Here, the idea is that of watching over the ecclesia like a shepherd caring for the flock under his charge. Again, we do not have divinely ordained shepherds in the way that the 1st Century believers did, but the principles remain the same. There is a need to watch over, and care for the affairs of the flock of God. There is a need to stand against the wolves, whether they arise from within, or without, for the ultimate wellbeing of the flock. The task is a thankless one so far as men are concerned, for to dare to wield the Spirit’s Sword against the imaginations and vanities of the flesh will invariably attract the wrath and reprobation of many who hold such things dear to their hearts. Even undiscerning elements of the flock may criticise the actions of those who withstand the inroads of apostasy – yet such a work is necessary to preserve a people ready and waiting for the appearance of their Master, the Great Shepherd. Those who refuse to withstand the wolves are but “hirelings” according to our Master (Jno. 10:12-13), who do not care for the flock, but who are solely concerned with their own self-interest.

Again, the Apostle writes

“Ye are all the children of light, and the children of the day: we are not of the night, nor of darkness. Therefore let us not sleep, as do others; but let us watch and be sober. For they that sleep sleep in the night; and they that be drunken are drunken in the night. But let us, who are of the day, be sober, putting on the breastplate of faith and love; and for an helmet the hope of salvation” (2 Thes. 5:5-8).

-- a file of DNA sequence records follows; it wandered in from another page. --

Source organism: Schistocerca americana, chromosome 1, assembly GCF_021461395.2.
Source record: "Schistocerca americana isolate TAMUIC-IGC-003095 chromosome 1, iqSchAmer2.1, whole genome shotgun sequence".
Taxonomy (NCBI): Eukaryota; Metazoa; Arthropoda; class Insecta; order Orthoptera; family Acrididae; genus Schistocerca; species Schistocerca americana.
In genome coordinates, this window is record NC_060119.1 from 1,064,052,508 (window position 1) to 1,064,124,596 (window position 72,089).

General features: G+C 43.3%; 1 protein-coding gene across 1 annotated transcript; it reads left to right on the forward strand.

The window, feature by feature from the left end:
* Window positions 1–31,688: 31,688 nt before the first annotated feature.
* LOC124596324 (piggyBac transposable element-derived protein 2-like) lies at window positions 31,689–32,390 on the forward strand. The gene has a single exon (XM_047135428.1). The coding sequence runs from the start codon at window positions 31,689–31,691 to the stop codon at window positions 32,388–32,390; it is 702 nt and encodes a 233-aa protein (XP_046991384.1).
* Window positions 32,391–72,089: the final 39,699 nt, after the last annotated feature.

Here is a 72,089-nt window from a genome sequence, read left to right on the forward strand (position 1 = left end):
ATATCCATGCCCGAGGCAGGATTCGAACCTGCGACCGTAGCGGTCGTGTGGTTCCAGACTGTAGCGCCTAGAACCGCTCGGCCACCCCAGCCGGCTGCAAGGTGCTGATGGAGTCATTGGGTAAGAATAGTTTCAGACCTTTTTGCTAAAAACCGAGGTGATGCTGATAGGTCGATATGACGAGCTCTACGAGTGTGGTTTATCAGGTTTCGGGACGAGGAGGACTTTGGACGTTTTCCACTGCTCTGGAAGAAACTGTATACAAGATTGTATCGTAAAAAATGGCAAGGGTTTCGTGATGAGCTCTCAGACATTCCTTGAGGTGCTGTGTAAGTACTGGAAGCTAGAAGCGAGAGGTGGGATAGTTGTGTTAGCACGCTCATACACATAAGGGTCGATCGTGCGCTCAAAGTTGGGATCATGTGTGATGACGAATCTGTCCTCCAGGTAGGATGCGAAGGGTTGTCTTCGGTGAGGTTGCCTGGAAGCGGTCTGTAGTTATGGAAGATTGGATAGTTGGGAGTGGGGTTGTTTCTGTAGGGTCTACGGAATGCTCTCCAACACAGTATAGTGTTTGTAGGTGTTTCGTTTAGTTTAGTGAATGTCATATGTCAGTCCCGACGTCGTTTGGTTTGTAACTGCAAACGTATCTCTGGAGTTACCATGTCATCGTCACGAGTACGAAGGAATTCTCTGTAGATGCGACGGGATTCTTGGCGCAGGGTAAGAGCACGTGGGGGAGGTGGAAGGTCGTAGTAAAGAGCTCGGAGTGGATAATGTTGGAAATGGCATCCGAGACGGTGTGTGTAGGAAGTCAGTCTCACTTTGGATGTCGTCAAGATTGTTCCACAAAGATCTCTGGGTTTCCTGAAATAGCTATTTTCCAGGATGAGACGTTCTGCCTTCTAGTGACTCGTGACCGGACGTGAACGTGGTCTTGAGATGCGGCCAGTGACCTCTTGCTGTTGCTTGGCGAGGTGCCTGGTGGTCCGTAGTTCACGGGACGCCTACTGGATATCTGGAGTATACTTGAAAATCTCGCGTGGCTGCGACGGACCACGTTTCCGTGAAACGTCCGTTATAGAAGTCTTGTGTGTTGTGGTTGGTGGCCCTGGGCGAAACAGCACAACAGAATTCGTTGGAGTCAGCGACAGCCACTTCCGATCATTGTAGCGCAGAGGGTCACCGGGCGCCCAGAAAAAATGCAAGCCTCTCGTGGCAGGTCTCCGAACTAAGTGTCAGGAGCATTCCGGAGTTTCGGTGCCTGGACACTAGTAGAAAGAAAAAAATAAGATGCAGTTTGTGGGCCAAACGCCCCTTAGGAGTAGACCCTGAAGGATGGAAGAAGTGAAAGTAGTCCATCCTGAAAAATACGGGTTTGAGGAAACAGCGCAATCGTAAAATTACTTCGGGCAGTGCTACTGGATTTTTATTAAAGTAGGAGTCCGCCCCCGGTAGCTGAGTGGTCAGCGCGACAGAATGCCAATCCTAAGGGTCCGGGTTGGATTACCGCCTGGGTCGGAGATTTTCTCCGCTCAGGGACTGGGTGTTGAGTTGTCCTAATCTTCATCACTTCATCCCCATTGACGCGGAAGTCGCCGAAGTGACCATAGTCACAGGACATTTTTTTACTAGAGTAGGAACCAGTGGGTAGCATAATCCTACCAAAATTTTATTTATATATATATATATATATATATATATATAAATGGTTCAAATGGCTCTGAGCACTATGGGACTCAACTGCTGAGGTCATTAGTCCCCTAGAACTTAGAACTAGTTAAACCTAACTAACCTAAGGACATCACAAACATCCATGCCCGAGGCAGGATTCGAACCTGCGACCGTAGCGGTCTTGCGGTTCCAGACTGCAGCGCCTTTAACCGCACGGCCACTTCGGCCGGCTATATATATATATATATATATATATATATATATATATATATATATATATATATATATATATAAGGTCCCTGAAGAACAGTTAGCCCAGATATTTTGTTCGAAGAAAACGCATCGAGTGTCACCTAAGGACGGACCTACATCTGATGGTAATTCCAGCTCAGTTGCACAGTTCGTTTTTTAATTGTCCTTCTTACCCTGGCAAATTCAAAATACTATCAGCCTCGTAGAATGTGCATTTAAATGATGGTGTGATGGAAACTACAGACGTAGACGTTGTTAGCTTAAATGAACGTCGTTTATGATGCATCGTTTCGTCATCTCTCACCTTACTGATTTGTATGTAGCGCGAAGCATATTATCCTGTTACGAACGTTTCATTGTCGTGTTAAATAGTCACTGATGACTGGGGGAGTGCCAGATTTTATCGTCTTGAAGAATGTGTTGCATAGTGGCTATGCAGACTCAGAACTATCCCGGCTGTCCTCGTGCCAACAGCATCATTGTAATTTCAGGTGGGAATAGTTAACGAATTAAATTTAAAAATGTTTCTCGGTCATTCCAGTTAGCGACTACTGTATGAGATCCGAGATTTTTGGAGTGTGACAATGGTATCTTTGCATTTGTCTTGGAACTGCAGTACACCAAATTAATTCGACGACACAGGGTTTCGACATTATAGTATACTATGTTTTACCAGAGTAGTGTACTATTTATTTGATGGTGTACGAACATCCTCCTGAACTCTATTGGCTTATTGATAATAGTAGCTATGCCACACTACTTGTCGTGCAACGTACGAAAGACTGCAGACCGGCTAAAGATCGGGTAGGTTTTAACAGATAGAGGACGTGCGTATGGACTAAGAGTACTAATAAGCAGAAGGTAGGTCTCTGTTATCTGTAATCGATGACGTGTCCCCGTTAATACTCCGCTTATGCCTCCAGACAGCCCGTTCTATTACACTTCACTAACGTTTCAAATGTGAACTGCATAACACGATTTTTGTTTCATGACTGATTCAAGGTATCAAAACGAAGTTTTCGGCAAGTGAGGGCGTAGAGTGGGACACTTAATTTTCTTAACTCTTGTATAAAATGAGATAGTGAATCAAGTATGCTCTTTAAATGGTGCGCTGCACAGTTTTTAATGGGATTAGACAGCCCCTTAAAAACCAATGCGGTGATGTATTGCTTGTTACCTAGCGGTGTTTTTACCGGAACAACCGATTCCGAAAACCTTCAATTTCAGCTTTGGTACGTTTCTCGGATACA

The exhortation is clear and plain: the world around us slumbers in spiritual indolence and slothfulness, and there is a real danger that members of the household of faith fall into the same position of apathy. Those who are not alert and watching, by definition, are those who sleep and are drunken, having their senses obscured by the wine of the Romish harlot. We must therefore consider our own standing in the light of these testimonies, and take any remedial action necessary.

Returning to the days of Ezekiel and other prophets, we find that though the Watchman’s trumpet sounded loud and long, it went largely unheeded by the general populace:

“Thus saith Yahweh, Stand ye in the ways, and see, and ask for the old paths, where is the good way, and walk therein, and ye shall find rest for your souls. But they said, We will not walk therein. Also I set watchmen over you, saying, Hearken to the sound of the trumpet. But they said, we will not hearken” (Jer. 6:16-17).